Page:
Focusing on critical moments in the customer journey—like after someone has just been browsing your website—is a highly effective and personalized way to offer incentives. Plus, you’ll avoid competing for attention during busy, traditional sale periods.

For example, after someone visits Bombinate’s shoe collection but doesn’t make a purchase, they receive a browse abandonment email that features several offers, plus personalized content about shoes.

Email with footwear pictured.

Want to learn more about Bombinate’s marketing strategy?

Read more

Another critical moment in the customer journey is just after someone has made a purchase. The agency behind Smart Home Beveiliging’s email marketing has seen great success with offering an incentive to people who have just made a purchase.

“After someone makes a purchase but hasn’t bought WiFi Cubes, we offer them a special discount. We’re seeing great results—like an 83 percent average open rate and a 1.2 percent placed order rate—because it’s such a relevant offer,” Jesse Kroon, co-founder at Ecommerce Accelerator, shared.

"We’re seeing great results—like an 83 percent average open rate and a 1.2 percent placed order rate—because it’s such a relevant offer."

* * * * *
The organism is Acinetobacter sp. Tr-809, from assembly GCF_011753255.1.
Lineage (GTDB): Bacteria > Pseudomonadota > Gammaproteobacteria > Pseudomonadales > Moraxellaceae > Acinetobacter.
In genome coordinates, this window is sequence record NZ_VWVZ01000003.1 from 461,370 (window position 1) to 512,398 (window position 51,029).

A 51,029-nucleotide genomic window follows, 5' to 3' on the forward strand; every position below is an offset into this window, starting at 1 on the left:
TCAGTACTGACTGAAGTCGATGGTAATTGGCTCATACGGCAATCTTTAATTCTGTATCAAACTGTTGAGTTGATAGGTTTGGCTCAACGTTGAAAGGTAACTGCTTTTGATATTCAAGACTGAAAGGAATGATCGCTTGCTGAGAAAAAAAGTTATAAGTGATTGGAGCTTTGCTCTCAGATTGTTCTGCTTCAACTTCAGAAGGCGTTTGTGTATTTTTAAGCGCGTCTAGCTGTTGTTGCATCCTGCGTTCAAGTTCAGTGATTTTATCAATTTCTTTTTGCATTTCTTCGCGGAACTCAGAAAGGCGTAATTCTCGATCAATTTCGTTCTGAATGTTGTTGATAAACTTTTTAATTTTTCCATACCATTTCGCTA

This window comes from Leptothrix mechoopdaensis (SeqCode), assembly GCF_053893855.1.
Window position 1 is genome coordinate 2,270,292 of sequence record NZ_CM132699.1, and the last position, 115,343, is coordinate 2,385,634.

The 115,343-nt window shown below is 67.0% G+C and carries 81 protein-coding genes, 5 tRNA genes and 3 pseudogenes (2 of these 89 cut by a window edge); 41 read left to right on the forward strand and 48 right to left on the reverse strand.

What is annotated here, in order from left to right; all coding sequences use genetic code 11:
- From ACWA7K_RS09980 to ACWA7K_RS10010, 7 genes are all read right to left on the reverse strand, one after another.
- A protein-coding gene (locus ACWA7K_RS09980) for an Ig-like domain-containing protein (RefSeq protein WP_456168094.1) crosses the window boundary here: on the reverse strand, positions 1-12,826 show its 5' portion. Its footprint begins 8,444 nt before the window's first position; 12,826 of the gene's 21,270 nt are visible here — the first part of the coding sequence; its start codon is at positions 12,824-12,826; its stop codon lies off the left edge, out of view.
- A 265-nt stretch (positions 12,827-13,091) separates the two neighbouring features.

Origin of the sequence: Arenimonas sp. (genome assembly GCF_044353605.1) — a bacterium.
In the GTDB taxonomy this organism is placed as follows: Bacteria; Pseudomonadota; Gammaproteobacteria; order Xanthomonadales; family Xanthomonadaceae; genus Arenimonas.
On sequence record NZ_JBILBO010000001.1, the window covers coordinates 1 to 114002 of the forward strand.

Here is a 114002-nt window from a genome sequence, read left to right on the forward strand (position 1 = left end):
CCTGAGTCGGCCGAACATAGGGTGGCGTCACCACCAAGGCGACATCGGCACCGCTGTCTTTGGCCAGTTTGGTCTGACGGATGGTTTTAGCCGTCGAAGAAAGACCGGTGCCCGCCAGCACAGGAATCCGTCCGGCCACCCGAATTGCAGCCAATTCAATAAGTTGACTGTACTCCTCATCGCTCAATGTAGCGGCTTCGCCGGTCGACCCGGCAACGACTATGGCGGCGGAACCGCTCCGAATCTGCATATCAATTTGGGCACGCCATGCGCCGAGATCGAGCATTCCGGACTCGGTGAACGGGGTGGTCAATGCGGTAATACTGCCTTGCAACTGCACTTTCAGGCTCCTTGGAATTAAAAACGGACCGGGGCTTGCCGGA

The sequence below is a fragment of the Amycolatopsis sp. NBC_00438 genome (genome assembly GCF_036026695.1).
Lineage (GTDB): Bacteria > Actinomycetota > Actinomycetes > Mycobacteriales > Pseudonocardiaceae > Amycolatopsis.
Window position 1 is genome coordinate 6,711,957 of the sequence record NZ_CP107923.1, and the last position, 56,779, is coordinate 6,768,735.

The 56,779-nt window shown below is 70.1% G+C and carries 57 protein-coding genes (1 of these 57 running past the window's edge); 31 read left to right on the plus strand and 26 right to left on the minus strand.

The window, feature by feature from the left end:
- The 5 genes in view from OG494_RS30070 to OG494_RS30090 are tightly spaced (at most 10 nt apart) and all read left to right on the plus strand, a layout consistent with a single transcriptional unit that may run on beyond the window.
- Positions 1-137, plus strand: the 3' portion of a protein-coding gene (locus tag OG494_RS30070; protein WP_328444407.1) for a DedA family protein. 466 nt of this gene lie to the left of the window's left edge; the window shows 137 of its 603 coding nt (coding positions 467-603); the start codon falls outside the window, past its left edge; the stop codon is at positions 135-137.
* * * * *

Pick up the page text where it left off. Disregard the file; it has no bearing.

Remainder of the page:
Jesse Kroon, co-founder at Ecommerce Accelerator


Smart Home Beveiliging 2 hour offer email with WIFI cubes on display.

Bonus tip: This upsell email also highlights the urgency of the limited-time incentive, making people more likely to respond quickly. If you’re promoting an offer with an end date, feature it prominently in your marketing to inspire action (and make sure customers don’t miss out on the deal).

5 | Offer incentives for high-value actions

When you offer a customer an incentive, your brand should always get something valuable in return. Most commonly, a discount increases the likelihood someone will make a purchase.

But there are other high-value actions you can reward your customer for that might be even more valuable than a one-time purchase.